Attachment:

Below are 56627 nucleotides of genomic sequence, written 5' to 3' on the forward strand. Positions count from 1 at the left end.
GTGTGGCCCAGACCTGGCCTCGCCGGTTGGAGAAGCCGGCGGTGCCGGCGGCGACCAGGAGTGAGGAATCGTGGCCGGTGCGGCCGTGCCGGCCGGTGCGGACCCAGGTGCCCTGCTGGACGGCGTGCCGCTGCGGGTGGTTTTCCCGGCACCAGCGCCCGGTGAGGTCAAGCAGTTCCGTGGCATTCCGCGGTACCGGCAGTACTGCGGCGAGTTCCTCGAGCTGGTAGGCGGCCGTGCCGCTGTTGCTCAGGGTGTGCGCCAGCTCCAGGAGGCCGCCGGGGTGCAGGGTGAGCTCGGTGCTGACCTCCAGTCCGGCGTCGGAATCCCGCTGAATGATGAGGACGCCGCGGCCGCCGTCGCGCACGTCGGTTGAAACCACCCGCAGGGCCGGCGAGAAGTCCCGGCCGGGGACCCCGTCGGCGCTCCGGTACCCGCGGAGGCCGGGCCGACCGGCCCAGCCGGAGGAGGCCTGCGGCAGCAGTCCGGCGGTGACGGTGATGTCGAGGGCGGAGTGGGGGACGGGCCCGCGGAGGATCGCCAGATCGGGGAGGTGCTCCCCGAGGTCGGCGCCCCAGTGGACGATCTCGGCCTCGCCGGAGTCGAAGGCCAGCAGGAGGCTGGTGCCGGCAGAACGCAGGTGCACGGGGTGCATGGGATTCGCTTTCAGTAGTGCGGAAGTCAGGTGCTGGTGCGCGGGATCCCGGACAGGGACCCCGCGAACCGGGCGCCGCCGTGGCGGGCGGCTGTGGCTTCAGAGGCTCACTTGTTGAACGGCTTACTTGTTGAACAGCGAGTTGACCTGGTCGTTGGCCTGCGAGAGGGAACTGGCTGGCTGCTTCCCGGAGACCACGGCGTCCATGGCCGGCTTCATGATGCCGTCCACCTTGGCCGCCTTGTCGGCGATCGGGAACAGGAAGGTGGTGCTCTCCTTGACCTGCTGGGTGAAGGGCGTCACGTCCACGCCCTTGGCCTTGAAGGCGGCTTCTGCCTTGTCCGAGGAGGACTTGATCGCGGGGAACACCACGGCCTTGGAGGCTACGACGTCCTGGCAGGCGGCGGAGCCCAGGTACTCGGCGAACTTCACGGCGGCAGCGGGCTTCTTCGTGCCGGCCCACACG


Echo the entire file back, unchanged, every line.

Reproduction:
Below are 56627 nucleotides of genomic sequence, written 5' to 3' on the forward strand. Positions count from 1 at the left end.
GTGTGGCCCAGACCTGGCCTCGCCGGTTGGAGAAGCCGGCGGTGCCGGCGGCGACCAGGAGTGAGGAATCGTGGCCGGTGCGGCCGTGCCGGCCGGTGCGGACCCAGGTGCCCTGCTGGACGGCGTGCCGCTGCGGGTGGTTTTCCCGGCACCAGCGCCCGGTGAGGTCAAGCAGTTCCGTGGCATTCCGCGGTACCGGCAGTACTGCGGCGAGTTCCTCGAGCTGGTAGGCGGCCGTGCCGCTGTTGCTCAGGGTGTGCGCCAGCTCCAGGAGGCCGCCGGGGTGCAGGGTGAGCTCGGTGCTGACCTCCAGTCCGGCGTCGGAATCCCGCTGAATGATGAGGACGCCGCGGCCGCCGTCGCGCACGTCGGTTGAAACCACCCGCAGGGCCGGCGAGAAGTCCCGGCCGGGGACCCCGTCGGCGCTCCGGTACCCGCGGAGGCCGGGCCGACCGGCCCAGCCGGAGGAGGCCTGCGGCAGCAGTCCGGCGGTGACGGTGATGTCGAGGGCGGAGTGGGGGACGGGCCCGCGGAGGATCGCCAGATCGGGGAGGTGCTCCCCGAGGTCGGCGCCCCAGTGGACGATCTCGGCCTCGCCGGAGTCGAAGGCCAGCAGGAGGCTGGTGCCGGCAGAACGCAGGTGCACGGGGTGCATGGGATTCGCTTTCAGTAGTGCGGAAGTCAGGTGCTGGTGCGCGGGATCCCGGACAGGGACCCCGCGAACCGGGCGCCGCCGTGGCGGGCGGCTGTGGCTTCAGAGGCTCACTTGTTGAACGGCTTACTTGTTGAACAGCGAGTTGACCTGGTCGTTGGCCTGCGAGAGGGAACTGGCTGGCTGCTTCCCGGAGACCACGGCGTCCATGGCCGGCTTCATGATGCCGTCCACCTTGGCCGCCTTGTCGGCGATCGGGAACAGGAAGGTGGTGCTCTCCTTGACCTGCTGGGTGAAGGGCGTCACGTCCACGCCCTTGGCCTTGAAGGCGGCTTCTGCCTTGTCCGAGGAGGACTTGATCGCGGGGAACACCACGGCCTTGGAGGCTACGACGTCCTGGCAGGCGGCGGAGCCCAGGTACTCGGCGAACTTCACGGCGGCAGCGGGCTTCTTCGTGCCGGCCCACACG